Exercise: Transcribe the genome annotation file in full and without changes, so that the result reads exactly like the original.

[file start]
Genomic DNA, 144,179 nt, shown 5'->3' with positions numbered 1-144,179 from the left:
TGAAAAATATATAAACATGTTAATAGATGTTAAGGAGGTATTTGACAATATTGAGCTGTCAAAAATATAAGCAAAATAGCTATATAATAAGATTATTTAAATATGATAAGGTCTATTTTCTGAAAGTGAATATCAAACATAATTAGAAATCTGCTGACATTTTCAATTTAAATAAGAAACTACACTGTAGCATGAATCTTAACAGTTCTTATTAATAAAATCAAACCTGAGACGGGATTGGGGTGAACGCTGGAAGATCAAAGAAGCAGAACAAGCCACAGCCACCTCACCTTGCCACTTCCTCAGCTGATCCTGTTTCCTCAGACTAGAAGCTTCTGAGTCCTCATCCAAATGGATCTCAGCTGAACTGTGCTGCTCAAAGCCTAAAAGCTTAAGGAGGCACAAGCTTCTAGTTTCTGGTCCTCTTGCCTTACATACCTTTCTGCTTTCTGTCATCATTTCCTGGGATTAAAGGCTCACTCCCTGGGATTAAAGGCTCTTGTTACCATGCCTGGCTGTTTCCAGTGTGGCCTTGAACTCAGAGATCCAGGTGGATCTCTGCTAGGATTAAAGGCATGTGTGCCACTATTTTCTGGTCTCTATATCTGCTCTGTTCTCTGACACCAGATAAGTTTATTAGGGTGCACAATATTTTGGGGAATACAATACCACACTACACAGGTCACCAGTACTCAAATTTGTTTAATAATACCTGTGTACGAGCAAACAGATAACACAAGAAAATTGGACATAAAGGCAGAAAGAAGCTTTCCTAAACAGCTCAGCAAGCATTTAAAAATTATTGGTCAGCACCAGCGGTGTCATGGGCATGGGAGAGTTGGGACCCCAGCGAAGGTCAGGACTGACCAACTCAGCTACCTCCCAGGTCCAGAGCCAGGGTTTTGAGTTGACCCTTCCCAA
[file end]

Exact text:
Genomic DNA, 144,179 nt, shown 5'->3' with positions numbered 1-144,179 from the left:
TGAAAAATATATAAACATGTTAATAGATGTTAAGGAGGTATTTGACAATATTGAGCTGTCAAAAATATAAGCAAAATAGCTATATAATAAGATTATTTAAATATGATAAGGTCTATTTTCTGAAAGTGAATATCAAACATAATTAGAAATCTGCTGACATTTTCAATTTAAATAAGAAACTACACTGTAGCATGAATCTTAACAGTTCTTATTAATAAAATCAAACCTGAGACGGGATTGGGGTGAACGCTGGAAGATCAAAGAAGCAGAACAAGCCACAGCCACCTCACCTTGCCACTTCCTCAGCTGATCCTGTTTCCTCAGACTAGAAGCTTCTGAGTCCTCATCCAAATGGATCTCAGCTGAACTGTGCTGCTCAAAGCCTAAAAGCTTAAGGAGGCACAAGCTTCTAGTTTCTGGTCCTCTTGCCTTACATACCTTTCTGCTTTCTGTCATCATTTCCTGGGATTAAAGGCTCACTCCCTGGGATTAAAGGCTCTTGTTACCATGCCTGGCTGTTTCCAGTGTGGCCTTGAACTCAGAGATCCAGGTGGATCTCTGCTAGGATTAAAGGCATGTGTGCCACTATTTTCTGGTCTCTATATCTGCTCTGTTCTCTGACACCAGATAAGTTTATTAGGGTGCACAATATTTTGGGGAATACAATACCACACTACACAGGTCACCAGTACTCAAATTTGTTTAATAATACCTGTGTACGAGCAAACAGATAACACAAGAAAATTGGACATAAAGGCAGAAAGAAGCTTTCCTAAACAGCTCAGCAAGCATTTAAAAATTATTGGTCAGCACCAGCGGTGTCATGGGCATGGGAGAGTTGGGACCCCAGCGAAGGTCAGGACTGACCAACTCAGCTACCTCCCAGGTCCAGAGCCAGGGTTTTGAGTTGACCCTTCCCAA